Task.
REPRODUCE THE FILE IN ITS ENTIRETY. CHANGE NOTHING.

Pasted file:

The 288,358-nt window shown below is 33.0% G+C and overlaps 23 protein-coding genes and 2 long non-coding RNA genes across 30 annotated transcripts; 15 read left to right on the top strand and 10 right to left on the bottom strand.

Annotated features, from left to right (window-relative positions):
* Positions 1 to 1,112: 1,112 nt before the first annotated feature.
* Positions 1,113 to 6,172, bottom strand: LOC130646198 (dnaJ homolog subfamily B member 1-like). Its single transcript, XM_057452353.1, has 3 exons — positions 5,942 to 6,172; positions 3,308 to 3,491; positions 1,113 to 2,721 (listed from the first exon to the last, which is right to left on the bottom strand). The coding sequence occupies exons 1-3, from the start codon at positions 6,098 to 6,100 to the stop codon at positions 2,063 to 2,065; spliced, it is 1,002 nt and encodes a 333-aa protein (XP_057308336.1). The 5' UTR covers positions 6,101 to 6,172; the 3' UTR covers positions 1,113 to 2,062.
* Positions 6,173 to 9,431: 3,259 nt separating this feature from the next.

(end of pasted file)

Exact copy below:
The 288,358-nt window shown below is 33.0% G+C and overlaps 23 protein-coding genes and 2 long non-coding RNA genes across 30 annotated transcripts; 15 read left to right on the top strand and 10 right to left on the bottom strand.

Annotated features, from left to right (window-relative positions):
* Positions 1 to 1,112: 1,112 nt before the first annotated feature.
* Positions 1,113 to 6,172, bottom strand: LOC130646198 (dnaJ homolog subfamily B member 1-like). Its single transcript, XM_057452353.1, has 3 exons — positions 5,942 to 6,172; positions 3,308 to 3,491; positions 1,113 to 2,721 (listed from the first exon to the last, which is right to left on the bottom strand). The coding sequence occupies exons 1-3, from the start codon at positions 6,098 to 6,100 to the stop codon at positions 2,063 to 2,065; spliced, it is 1,002 nt and encodes a 333-aa protein (XP_057308336.1). The 5' UTR covers positions 6,101 to 6,172; the 3' UTR covers positions 1,113 to 2,062.
* Positions 6,173 to 9,431: 3,259 nt separating this feature from the next.